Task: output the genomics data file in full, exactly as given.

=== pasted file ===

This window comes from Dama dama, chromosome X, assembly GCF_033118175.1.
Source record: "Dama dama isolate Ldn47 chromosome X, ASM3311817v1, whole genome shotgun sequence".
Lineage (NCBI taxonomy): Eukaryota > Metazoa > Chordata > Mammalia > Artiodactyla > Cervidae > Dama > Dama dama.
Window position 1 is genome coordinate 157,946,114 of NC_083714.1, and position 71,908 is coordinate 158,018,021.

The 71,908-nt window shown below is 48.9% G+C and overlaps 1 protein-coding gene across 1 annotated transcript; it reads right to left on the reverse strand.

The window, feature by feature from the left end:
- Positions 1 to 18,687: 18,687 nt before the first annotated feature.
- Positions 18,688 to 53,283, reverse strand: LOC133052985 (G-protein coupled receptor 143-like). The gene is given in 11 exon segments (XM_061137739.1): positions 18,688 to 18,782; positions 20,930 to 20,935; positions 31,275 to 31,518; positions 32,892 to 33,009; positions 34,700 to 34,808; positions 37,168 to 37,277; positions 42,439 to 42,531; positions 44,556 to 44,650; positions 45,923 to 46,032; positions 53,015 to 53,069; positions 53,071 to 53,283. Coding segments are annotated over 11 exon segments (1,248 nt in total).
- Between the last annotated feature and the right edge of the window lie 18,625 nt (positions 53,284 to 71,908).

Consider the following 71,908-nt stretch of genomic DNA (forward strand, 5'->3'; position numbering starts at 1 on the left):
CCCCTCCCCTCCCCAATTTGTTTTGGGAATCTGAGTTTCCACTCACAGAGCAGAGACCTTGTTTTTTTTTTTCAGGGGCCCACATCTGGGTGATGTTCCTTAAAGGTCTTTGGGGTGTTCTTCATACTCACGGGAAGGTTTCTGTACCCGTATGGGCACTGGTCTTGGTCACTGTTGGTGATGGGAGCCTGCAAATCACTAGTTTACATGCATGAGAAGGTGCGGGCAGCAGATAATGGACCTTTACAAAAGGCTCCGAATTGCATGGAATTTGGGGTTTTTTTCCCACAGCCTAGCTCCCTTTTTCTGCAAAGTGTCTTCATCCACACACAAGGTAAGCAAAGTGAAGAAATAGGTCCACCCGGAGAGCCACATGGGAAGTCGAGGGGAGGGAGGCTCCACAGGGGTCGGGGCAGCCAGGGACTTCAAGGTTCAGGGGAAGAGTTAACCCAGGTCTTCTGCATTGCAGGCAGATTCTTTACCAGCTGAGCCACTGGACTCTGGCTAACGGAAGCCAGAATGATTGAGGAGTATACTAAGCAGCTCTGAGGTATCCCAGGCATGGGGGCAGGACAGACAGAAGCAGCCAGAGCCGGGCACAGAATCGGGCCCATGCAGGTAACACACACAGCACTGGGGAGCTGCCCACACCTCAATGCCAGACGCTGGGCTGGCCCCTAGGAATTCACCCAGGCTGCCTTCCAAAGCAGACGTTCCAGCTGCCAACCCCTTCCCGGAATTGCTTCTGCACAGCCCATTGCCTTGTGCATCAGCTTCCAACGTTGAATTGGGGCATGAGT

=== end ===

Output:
This window comes from Dama dama, chromosome X, assembly GCF_033118175.1.
Source record: "Dama dama isolate Ldn47 chromosome X, ASM3311817v1, whole genome shotgun sequence".
Lineage (NCBI taxonomy): Eukaryota > Metazoa > Chordata > Mammalia > Artiodactyla > Cervidae > Dama > Dama dama.
Window position 1 is genome coordinate 157,946,114 of NC_083714.1, and position 71,908 is coordinate 158,018,021.

The 71,908-nt window shown below is 48.9% G+C and overlaps 1 protein-coding gene across 1 annotated transcript; it reads right to left on the reverse strand.

The window, feature by feature from the left end:
- Positions 1 to 18,687: 18,687 nt before the first annotated feature.
- Positions 18,688 to 53,283, reverse strand: LOC133052985 (G-protein coupled receptor 143-like). The gene is given in 11 exon segments (XM_061137739.1): positions 18,688 to 18,782; positions 20,930 to 20,935; positions 31,275 to 31,518; positions 32,892 to 33,009; positions 34,700 to 34,808; positions 37,168 to 37,277; positions 42,439 to 42,531; positions 44,556 to 44,650; positions 45,923 to 46,032; positions 53,015 to 53,069; positions 53,071 to 53,283. Coding segments are annotated over 11 exon segments (1,248 nt in total).
- Between the last annotated feature and the right edge of the window lie 18,625 nt (positions 53,284 to 71,908).

Consider the following 71,908-nt stretch of genomic DNA (forward strand, 5'->3'; position numbering starts at 1 on the left):
CCCCTCCCCTCCCCAATTTGTTTTGGGAATCTGAGTTTCCACTCACAGAGCAGAGACCTTGTTTTTTTTTTTCAGGGGCCCACATCTGGGTGATGTTCCTTAAAGGTCTTTGGGGTGTTCTTCATACTCACGGGAAGGTTTCTGTACCCGTATGGGCACTGGTCTTGGTCACTGTTGGTGATGGGAGCCTGCAAATCACTAGTTTACATGCATGAGAAGGTGCGGGCAGCAGATAATGGACCTTTACAAAAGGCTCCGAATTGCATGGAATTTGGGGTTTTTTTCCCACAGCCTAGCTCCCTTTTTCTGCAAAGTGTCTTCATCCACACACAAGGTAAGCAAAGTGAAGAAATAGGTCCACCCGGAGAGCCACATGGGAAGTCGAGGGGAGGGAGGCTCCACAGGGGTCGGGGCAGCCAGGGACTTCAAGGTTCAGGGGAAGAGTTAACCCAGGTCTTCTGCATTGCAGGCAGATTCTTTACCAGCTGAGCCACTGGACTCTGGCTAACGGAAGCCAGAATGATTGAGGAGTATACTAAGCAGCTCTGAGGTATCCCAGGCATGGGGGCAGGACAGACAGAAGCAGCCAGAGCCGGGCACAGAATCGGGCCCATGCAGGTAACACACACAGCACTGGGGAGCTGCCCACACCTCAATGCCAGACGCTGGGCTGGCCCCTAGGAATTCACCCAGGCTGCCTTCCAAAGCAGACGTTCCAGCTGCCAACCCCTTCCCGGAATTGCTTCTGCACAGCCCATTGCCTTGTGCATCAGCTTCCAACGTTGAATTGGGGCATGAGT